When someone asks me what kind of eater I am, I usually say “conscious.” I spent years defining myself as a vegetarian, only to obsess over an unattainable hamburger and then fall completely off the plant-based bandwagon when I couldn’t deny myself any longer.
Last year, I finally stopped seeing the food world in black and white and realized that I was happier eating greens, beans and tofu most of the month, with the occasional serving of organic steak or wild-caught salmon once every 30-to-60 days—minus the guilt.
It’s been truly liberating—although it’s also been a challenge to cook for my three kids, who were used to chicken or beef on a thrice-weekly basis. I still cook meat for them about once a week, but I also offer a veggie main course: They eat mostly meat and a little tofu; my husband and I stick to the tofu and skip the meat. It works out.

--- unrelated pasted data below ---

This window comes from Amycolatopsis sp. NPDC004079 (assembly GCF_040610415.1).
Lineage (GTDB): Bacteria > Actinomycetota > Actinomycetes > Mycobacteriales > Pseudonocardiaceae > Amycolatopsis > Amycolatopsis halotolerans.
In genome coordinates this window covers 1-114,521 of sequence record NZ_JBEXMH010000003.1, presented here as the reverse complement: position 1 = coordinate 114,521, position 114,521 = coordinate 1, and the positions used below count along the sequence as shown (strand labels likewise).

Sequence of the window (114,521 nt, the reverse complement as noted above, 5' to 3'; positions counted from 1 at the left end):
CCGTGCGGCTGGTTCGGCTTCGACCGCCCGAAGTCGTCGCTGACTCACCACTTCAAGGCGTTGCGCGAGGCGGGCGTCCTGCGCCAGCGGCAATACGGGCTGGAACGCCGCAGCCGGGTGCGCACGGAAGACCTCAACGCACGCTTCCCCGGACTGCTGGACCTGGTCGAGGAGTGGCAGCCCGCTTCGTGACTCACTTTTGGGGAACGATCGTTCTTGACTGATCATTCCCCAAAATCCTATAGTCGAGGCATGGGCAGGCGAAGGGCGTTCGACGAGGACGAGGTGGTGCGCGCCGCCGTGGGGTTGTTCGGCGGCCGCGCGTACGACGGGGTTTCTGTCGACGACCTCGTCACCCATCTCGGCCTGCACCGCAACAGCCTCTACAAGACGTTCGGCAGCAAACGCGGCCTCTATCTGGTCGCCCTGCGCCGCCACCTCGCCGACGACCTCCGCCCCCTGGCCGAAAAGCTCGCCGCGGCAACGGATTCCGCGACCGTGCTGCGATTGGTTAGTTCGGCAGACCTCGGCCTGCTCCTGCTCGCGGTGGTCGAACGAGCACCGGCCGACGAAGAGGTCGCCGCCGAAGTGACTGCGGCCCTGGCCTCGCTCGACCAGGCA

Vegan, vegetarian, pescatarian, carnivore, omnivore. We have a label for every type of eating preference these days. But it seems to me that sometimes we spend more time thinking about the label than the decision-making process behind it.
Last week’s release of the Environmental Working Group’s new “Meat Eaters Guide to Climate Change and Health,” showed how important it is to look at the physical—on ourselves, and our planet—repercussions of eating meat. Especially for parents, the guide is an eye opener.
Find out more at HealthyChild.org.
by Rachel Lincoln Sarnoff, Executive Director/CEO, Healthy Child Healthy World. Reprinted with permission.